Feeling discouraged but knowing that Professor Mert Flemings was the senior mentor that everyone expected me to assist, I walked up to Mert’s office on the fourth floor. I told Mert that I did not have an account number to copy my proposals. Mert hemmed and hawed a bit, but then said, “I’ll give you an account number but let me know if you spend more than fifty dollars.”
Today, most people would consider this incredible, but it is most assuredly accurate. I returned to my office, sat at my desk, clasped my hands together and said to myself, “So this is what it means to be an assistant professor at MIT – it’s sink or swim!” I determined that I would strive to swim, but I promised myself that if I was successful, I would make sure that no other junior faculty member would go through what I was experiencing.
The first opportunity came two years later when Professor Don Sadoway was hired. Don had come from the University of Toronto and did not know the culture of junior faculty support in our department. Don was given the desk, the local phone and the MIT name, but Don wanted a credenza for his office and the department said no. Don came to me since I had been mentoring him on navigating MIT. Always ready to teach with a story, I told Don about my $50 first-year budget. After two years I now had three research contracts and grants from the Office of Naval Research, the DoE Office of Basic Energy Sciences and the NSF, but none of these accounts would permit purchase of office furniture. Don said the credenza cost $200 and I agreed to buy it from the $600 I had in my ILP account. There have been ample opportunities over the past 37 years to assist junior faculty, and the Institute has progressed beyond refusing stamps and credenzas. Mentoring has improved greatly but it could still be better.
A few years later I had another opportunity to learn about research funding. Robert Seamans was the Dean of Engineering and he decided it would be helpful to meet with all of the untenured faculty in the School. About 30 or 40 of us had lunch with the Dean and Associate Deans at the Faculty Club. At the end of the meal Bob Seamans stood and expressed his appreciation for all of us. Then he announced he had to leave for the airport and his Associates could answer any questions.
One of the first questions was “How important is research funding in the tenure decision?” It should be noted that for my first 15 years on the faculty, all faculty, senior or junior, except those who had gone into administration, were expected to pay 50 percent of their academic year salary plus benefits and overhead from research, and if there was something left over you could pay two months of summer salary.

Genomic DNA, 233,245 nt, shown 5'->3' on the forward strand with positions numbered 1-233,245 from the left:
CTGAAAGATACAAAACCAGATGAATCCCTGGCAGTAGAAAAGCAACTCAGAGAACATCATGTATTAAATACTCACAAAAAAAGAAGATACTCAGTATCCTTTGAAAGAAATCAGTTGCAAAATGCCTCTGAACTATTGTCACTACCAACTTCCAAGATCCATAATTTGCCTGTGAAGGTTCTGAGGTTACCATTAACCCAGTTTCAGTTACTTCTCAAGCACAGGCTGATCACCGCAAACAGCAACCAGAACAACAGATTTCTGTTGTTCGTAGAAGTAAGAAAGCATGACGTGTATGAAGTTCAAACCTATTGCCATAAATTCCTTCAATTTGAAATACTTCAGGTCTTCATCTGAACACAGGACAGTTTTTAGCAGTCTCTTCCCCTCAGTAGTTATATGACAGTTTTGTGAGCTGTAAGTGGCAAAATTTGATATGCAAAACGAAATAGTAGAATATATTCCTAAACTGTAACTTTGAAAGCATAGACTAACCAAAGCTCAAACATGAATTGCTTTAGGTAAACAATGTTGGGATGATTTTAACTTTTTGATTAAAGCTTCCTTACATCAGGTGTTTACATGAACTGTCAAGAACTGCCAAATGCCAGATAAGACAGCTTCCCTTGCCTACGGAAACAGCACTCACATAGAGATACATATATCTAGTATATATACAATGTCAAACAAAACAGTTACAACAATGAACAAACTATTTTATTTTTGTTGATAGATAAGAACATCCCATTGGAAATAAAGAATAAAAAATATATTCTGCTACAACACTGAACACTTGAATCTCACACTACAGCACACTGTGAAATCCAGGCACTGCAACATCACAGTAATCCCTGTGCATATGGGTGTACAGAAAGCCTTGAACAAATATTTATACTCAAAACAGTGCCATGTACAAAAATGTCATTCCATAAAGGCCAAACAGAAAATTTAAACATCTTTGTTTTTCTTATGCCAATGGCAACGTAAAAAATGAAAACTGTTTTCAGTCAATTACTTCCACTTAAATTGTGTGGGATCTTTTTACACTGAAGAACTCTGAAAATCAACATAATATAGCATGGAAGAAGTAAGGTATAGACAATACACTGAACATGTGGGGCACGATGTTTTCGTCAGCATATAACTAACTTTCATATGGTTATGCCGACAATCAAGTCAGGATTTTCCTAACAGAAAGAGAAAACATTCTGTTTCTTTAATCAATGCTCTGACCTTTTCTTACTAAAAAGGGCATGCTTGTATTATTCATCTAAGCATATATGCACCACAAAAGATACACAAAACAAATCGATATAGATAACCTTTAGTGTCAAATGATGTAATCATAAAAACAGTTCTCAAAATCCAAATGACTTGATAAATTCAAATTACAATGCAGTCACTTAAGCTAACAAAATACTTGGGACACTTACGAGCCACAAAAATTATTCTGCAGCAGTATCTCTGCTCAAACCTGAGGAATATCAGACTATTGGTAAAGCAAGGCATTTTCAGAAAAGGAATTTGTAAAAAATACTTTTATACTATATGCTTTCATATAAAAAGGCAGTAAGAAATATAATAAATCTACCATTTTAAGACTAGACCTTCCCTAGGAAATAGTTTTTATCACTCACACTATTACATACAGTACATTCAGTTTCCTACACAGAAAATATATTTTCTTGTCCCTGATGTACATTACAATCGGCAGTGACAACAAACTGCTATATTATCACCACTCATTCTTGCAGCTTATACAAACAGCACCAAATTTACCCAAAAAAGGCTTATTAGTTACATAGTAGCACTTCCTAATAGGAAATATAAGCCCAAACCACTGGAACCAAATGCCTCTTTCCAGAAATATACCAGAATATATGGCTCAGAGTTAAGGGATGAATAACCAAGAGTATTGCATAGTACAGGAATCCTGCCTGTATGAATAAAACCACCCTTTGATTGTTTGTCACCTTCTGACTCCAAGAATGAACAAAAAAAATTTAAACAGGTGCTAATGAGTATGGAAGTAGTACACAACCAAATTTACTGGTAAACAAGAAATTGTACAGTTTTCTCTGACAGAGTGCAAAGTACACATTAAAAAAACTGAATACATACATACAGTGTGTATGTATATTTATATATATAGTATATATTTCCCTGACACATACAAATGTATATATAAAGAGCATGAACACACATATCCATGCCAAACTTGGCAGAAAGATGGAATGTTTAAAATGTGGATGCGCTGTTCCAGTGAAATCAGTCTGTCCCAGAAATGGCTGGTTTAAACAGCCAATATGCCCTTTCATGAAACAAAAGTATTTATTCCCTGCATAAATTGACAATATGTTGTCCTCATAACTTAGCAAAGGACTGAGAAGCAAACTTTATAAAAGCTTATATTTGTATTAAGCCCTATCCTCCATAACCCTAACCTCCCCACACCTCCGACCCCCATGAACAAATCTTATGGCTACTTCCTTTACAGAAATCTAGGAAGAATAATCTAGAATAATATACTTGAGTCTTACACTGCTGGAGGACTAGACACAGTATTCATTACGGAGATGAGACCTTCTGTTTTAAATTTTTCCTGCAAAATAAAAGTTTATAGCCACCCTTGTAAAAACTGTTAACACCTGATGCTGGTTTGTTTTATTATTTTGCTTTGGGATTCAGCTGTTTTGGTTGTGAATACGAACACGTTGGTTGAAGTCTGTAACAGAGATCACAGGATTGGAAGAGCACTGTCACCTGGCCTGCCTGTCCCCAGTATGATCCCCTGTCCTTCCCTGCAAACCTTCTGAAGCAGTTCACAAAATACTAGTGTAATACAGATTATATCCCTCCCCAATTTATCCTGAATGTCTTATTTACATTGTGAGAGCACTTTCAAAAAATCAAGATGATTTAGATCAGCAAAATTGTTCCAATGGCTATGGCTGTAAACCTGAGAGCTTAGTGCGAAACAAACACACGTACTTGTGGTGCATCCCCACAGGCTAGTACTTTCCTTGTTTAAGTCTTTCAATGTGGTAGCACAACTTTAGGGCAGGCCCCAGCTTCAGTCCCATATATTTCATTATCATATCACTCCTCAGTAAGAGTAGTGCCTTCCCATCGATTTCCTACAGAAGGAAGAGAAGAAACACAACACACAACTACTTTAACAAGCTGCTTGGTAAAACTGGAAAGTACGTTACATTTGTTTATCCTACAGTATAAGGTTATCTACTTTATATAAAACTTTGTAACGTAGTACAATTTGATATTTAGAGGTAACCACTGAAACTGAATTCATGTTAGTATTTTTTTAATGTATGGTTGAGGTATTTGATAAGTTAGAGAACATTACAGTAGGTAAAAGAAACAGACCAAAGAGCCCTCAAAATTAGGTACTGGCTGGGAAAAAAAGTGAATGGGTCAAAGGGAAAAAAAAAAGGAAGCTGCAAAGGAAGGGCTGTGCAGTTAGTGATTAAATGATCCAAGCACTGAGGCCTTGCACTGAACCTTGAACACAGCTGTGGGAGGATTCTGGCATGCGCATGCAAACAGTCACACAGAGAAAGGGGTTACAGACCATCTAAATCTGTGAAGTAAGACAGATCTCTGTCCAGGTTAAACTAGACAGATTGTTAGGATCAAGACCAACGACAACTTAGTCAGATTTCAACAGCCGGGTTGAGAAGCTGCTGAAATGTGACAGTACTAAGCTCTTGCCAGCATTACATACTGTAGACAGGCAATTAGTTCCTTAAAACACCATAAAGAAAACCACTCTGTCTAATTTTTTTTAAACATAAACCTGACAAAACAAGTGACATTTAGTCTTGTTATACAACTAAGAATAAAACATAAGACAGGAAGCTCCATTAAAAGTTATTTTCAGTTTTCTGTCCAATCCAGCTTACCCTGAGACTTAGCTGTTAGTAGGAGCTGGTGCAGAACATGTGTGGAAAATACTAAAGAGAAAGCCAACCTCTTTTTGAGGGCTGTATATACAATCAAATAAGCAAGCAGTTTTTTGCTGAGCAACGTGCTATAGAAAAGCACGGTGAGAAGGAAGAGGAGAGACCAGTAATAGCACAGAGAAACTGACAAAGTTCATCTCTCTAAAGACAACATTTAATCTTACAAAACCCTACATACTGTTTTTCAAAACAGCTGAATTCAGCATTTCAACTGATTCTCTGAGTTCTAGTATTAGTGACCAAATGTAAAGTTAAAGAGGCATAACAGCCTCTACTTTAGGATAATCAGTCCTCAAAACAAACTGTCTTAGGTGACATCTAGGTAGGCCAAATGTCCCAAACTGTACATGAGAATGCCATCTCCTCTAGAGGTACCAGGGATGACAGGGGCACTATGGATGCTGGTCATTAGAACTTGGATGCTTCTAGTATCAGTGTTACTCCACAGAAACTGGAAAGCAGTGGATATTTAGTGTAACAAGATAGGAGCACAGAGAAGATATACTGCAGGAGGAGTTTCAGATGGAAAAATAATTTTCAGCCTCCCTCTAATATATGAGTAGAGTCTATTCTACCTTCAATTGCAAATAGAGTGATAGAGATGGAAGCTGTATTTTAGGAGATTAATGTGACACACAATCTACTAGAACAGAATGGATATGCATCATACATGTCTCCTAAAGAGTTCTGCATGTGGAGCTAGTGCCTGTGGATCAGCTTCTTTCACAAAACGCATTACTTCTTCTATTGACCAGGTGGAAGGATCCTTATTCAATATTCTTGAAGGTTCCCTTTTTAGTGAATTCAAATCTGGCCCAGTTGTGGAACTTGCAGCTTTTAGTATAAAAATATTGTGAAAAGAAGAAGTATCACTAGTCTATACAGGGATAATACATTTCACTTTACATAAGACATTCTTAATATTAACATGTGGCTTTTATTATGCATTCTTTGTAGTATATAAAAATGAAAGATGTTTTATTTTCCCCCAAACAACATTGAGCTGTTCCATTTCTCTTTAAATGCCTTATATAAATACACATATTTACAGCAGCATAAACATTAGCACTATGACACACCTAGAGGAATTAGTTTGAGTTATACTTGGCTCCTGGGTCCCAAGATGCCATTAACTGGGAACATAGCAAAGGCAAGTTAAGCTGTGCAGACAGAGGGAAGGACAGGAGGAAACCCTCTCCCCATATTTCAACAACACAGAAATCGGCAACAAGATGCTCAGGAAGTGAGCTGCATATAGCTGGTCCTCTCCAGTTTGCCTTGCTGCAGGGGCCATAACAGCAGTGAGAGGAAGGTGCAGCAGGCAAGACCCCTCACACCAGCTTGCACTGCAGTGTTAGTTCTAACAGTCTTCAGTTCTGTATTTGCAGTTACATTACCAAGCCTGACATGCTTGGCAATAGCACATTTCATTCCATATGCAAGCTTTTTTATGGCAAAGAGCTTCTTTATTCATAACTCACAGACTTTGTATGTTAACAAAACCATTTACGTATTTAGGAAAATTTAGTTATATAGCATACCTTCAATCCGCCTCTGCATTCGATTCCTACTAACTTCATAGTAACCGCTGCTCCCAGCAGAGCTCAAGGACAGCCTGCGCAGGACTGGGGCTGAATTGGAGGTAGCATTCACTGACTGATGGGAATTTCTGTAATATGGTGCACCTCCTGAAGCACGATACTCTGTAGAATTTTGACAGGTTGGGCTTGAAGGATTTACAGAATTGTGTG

All of the faculty, but especially the junior faculty, found that a tremendous burden. It was no burden at all for the administration. These faculty were paid for 12 months with no research funding requirement.
The response from the Associate Dean was “I have never heard the question of research funding come up in a tenure decision at Engineering Council.” Several junior faculty tried to clarify because they could not believe their ears. We were always under pressure to “help” the department budget by paying more of our academic year salary. The Deans were adamant; research funding was never a topic of discussion. The dining room was in an uproar of incredulity. I leaned over to the junior faculty member next to me and said “That’s because if you do not have a lot of funding, your tenure case will never get out of your department for Engineering Council to discuss!”
Fortunately, MIT saw the handwriting from NSF and Congress and hardened academic year salaries in the 1990s. As hard as it is for junior faculty to secure funds for basic research today, the pressures of the 1960s, 1970s and 1980s were merely of a different sort.
Today there are huge resources for applied research from non-governmental sources. Junior faculty have to do some basic research with these funds while also working on applied problems. Frankly, that was always my approach to receiving 80 percent of my funding from basic research agencies of the government. They wanted basic research that had an opportunity to be applied. The funding pendulum swings over the decades.
But this history begs the question of whether research is the soul of MIT. Going back further in time to pre-WWII, research was not the soul of MIT. Review of the research funding or its corollary, number of graduate students and post-docs, indicates that the research emphasis was nearly non-existent prior to WWII (and later Sputnik).
As a Department Head and Center Director serving on Engineering Council for over a decade, I always knew that Deans Gerry Wilson and Joel Moses understood the primacy of the educational mission. Budgets were determined by numbers of undergraduate students taught, and not by research funds accumulated nor graduate student/post-doc population. Faculty considered for promotion were judged in part on the number of student theses supervised and not on the amount of research funding. The graduate student-to-post-doc ratio had to be greater than one and preferably two to three.
When I read that “The soul of MIT is research” I must correct this misconception. The soul of MIT relates to education and knowledge creation. Research is merely a by-product of the “marriage of teaching with engineering and scientific studies.” Research can be beneficial or harmful depending on how we manage it; it is not our soul.